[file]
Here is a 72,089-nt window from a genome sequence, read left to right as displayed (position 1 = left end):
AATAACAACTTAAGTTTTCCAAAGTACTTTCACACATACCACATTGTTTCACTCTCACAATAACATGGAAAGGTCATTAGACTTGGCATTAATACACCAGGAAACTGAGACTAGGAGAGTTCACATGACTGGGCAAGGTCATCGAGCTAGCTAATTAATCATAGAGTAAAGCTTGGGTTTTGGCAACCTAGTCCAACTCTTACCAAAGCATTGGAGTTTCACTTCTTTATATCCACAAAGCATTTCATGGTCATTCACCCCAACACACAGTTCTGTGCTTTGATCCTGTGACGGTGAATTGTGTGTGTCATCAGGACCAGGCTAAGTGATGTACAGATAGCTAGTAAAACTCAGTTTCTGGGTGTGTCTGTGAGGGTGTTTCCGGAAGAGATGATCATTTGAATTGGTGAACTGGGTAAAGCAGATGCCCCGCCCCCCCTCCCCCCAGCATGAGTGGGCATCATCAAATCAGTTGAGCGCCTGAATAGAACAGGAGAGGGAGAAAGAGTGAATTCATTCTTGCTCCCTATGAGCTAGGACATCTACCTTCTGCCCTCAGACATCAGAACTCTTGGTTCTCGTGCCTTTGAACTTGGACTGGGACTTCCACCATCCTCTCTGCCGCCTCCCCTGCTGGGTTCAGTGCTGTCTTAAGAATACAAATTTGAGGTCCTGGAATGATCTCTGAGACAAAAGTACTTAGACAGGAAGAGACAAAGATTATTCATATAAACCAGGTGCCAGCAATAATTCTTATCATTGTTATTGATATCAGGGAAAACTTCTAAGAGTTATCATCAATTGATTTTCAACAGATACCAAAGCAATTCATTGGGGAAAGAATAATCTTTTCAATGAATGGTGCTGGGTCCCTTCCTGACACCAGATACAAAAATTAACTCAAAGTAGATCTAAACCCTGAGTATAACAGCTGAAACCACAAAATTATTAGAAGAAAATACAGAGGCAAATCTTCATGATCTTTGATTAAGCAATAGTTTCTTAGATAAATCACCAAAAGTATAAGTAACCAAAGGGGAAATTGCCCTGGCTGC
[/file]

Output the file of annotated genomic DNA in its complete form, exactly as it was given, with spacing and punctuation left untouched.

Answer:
Here is a 72,089-nt window from a genome sequence, read left to right as displayed (position 1 = left end):
AATAACAACTTAAGTTTTCCAAAGTACTTTCACACATACCACATTGTTTCACTCTCACAATAACATGGAAAGGTCATTAGACTTGGCATTAATACACCAGGAAACTGAGACTAGGAGAGTTCACATGACTGGGCAAGGTCATCGAGCTAGCTAATTAATCATAGAGTAAAGCTTGGGTTTTGGCAACCTAGTCCAACTCTTACCAAAGCATTGGAGTTTCACTTCTTTATATCCACAAAGCATTTCATGGTCATTCACCCCAACACACAGTTCTGTGCTTTGATCCTGTGACGGTGAATTGTGTGTGTCATCAGGACCAGGCTAAGTGATGTACAGATAGCTAGTAAAACTCAGTTTCTGGGTGTGTCTGTGAGGGTGTTTCCGGAAGAGATGATCATTTGAATTGGTGAACTGGGTAAAGCAGATGCCCCGCCCCCCCTCCCCCCAGCATGAGTGGGCATCATCAAATCAGTTGAGCGCCTGAATAGAACAGGAGAGGGAGAAAGAGTGAATTCATTCTTGCTCCCTATGAGCTAGGACATCTACCTTCTGCCCTCAGACATCAGAACTCTTGGTTCTCGTGCCTTTGAACTTGGACTGGGACTTCCACCATCCTCTCTGCCGCCTCCCCTGCTGGGTTCAGTGCTGTCTTAAGAATACAAATTTGAGGTCCTGGAATGATCTCTGAGACAAAAGTACTTAGACAGGAAGAGACAAAGATTATTCATATAAACCAGGTGCCAGCAATAATTCTTATCATTGTTATTGATATCAGGGAAAACTTCTAAGAGTTATCATCAATTGATTTTCAACAGATACCAAAGCAATTCATTGGGGAAAGAATAATCTTTTCAATGAATGGTGCTGGGTCCCTTCCTGACACCAGATACAAAAATTAACTCAAAGTAGATCTAAACCCTGAGTATAACAGCTGAAACCACAAAATTATTAGAAGAAAATACAGAGGCAAATCTTCATGATCTTTGATTAAGCAATAGTTTCTTAGATAAATCACCAAAAGTATAAGTAACCAAAGGGGAAATTGCCCTGGCTGC